The Antidote For Prolonged Sitting
Your standing poses are marvels of strength and stability. You’re steady as a rock in warrior III and eagle pose. You can walk or jog tirelessly for miles. But all that ability and training, wonderful as it is, can have a downside of tightening your hip-fexors, piriformis muscles, and glutes. So, here's the question: Can you just sit? I don’t mean in a chair; can you sink gracefully to the floor or a cushion, fold your legs under you, and sit cross-legged with ease and stability? If this simple action creates a sense of gripping discomfort in your hips, you might find that pigeon is just the pose you need.
Pigeons are legendary for their ability to settle in, plunk down, and stay put. Brooding over their eggs or perched on your windowsill, they seem quite content to just sit and coo.
People, not so much. Our bodies aren't really designed to spend long periods of time on car seats, couches, or office chairs. Yet we spend a great deal of time sitting with our legs and feet below our hearts, our bodies folded at the hips, and our weight well back behind our sit bones. This means that our backs are likely to be rounded and our chests collapsed.
Our bodies aren't really designed to spend long periods of time on car seats, couches, or office chairs.
Eka pada raja kapotasana (one-leg king pigeon pose), with its many variations, is a staple “hip opener” in yoga classes. It provides an antidote to many of the actions of prolonged chair-sitting. This pose stretches the muscles of the hip flexors (including the psoas) and deep glutes; it can also release a tight piriformis, which is often a factor in sciatic nerve pain. The regular, safe practice of this pose (sometimes just called "kapotasana" or "pigeon pose" for short) is a great way to keep yourself mobile as you age and to support your seated meditation practice. However, many people find it difficult. Below are some preparatory actions to help you sit and coo contentedly.
The following variation focuses on the actions of the front leg. Known as reclining pigeon, it is performed reclining. One of the great advantages to this position is that it puts minimal pressure on the knees.
Lie on your back. Bend your knees and place your feet on the floor. On an exhale, bring your right knee to your chest. Hold the back of your right thigh and pull the knee toward you for a few breaths. Drop your back ribs to the floor and breathe. These actions help to release your right psoas muscle because the psoas stops contracting at 90 degrees; you’ve now put it in a position that lets it relax. It also helps because the psoas connects your low back to your legs. When you hold your knees to your chest, your arms temporarily take over that connecting work and give the other muscles a break.
Now flex your right foot. Activate your feet and toes, pressing the root of your big toe away from your face and drawing the root of the little toe toward your face. Maintaining those actions, begin to rotate your right thigh externally, and aim to bring your right shin parallel to the ceiling. Hold the outside of your right foot with your left hand. Support the right knee with your right hand, holding behind the knee. Keep the sides of your waist soft. Pause here and observe. Experiment with the angle of your knee, first bringing the shin and foot down toward your body and then moving the shin and foot up toward the ceiling. What do you feel in the back of the right leg? As you raise your foot and shin, do you begin to feel a stretch across the piriformis (which runs across your right buttock)?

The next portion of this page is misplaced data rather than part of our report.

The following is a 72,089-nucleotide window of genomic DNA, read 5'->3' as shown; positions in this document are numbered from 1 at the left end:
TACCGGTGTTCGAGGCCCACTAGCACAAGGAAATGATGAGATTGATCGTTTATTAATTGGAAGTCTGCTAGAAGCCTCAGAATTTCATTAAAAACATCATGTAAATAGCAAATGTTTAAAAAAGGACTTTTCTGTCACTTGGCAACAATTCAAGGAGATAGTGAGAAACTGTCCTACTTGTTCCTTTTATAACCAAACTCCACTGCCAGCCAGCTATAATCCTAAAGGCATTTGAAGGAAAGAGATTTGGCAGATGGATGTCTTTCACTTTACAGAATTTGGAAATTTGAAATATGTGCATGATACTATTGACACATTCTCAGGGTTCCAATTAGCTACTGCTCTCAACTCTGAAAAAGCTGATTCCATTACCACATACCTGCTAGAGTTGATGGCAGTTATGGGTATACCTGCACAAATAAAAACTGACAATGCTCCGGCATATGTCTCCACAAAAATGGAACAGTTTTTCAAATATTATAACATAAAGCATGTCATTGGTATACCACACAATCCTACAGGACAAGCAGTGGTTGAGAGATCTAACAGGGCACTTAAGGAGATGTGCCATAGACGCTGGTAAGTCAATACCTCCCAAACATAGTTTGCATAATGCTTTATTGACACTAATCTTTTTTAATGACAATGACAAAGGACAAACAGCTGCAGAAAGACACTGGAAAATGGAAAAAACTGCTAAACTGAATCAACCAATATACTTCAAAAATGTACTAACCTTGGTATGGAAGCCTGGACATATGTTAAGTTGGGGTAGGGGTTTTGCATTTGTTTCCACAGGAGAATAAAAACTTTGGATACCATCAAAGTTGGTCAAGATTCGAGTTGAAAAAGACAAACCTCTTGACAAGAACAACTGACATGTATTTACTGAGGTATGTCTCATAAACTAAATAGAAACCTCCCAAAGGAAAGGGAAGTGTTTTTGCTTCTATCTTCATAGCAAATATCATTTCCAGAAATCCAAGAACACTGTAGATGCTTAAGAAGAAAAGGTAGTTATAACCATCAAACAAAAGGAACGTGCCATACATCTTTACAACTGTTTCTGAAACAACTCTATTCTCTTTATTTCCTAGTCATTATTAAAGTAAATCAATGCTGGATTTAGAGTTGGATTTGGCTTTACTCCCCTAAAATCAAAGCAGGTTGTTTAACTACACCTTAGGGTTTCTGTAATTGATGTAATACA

While still supporting the knee, carefully begin to open your thigh crease by moving the right knee away from your face. This should increase the piriformis stretch. Does it create any pain or tension in the inner corner of your right knee? If it does, find the angle where the knee is not stressed before continuing.
Now lift your left foot from the floor, flex the foot, and bring your left knee toward your chest. Keeping the right foot flexed, place the outer edge of your right ankle above your left knee. Let go of your right foot and knee, slide your right hand in between your body and your inner left thigh to catch the back of your left thigh; bring the left hand to the outer side of your left thigh. (This is harder to say than to do!) Hold the back of your left thigh with both hands. Keeping the right foot flexed, draw your left knee toward you with both of your hands; at the same time, move the right knee away from your face.
Where is your right foot now in relation to your left leg? Is the ankle just above your left knee, so that your right knee forms a 90-degree angle? Or does your right foot want to snuggle into your left hip crease, decreasing the angle of the right knee? If your hips are tight, it will be a challenge to maintain a right angle in your top leg without stressing the knee joint. Be nice to your knee! Figure out the right position for you while you are reclining with no weight on the knee. Draw an imaginary line from your sit bones to the backs of your knees. Extend your tailbone away from your face. Nestle your back ribs into the floor.
Repeat on the left side (which may feel very different). Then return both feet to the floor, roll to your side, and sit up.
This is essentially the same pose, this time with a different relationship to gravity, and bringing the back leg into play. There are various ways to enter the pose, but I find this one helps me best to know how quickly and how deeply I enter the pose.
Kneel on all fours. Step your right foot up between your hands. Turn your right thigh out, bring the outer (little-toe) edge of your right foot to the mat, and walk your right foot across the midline of the mat toward your left knee. If you were comfortable in the previous pose with your shin parallel to the ceiling, you can probably place your shin parallel to the front of the mat, creating a right angle with your right knee. If your foot was close to you in the reclining pose, or if moving toward a right angle stresses your knee, draw your foot back toward your body. To further protect your knee, press out through the ball of the big toe and draw the pinky toe toward the shin.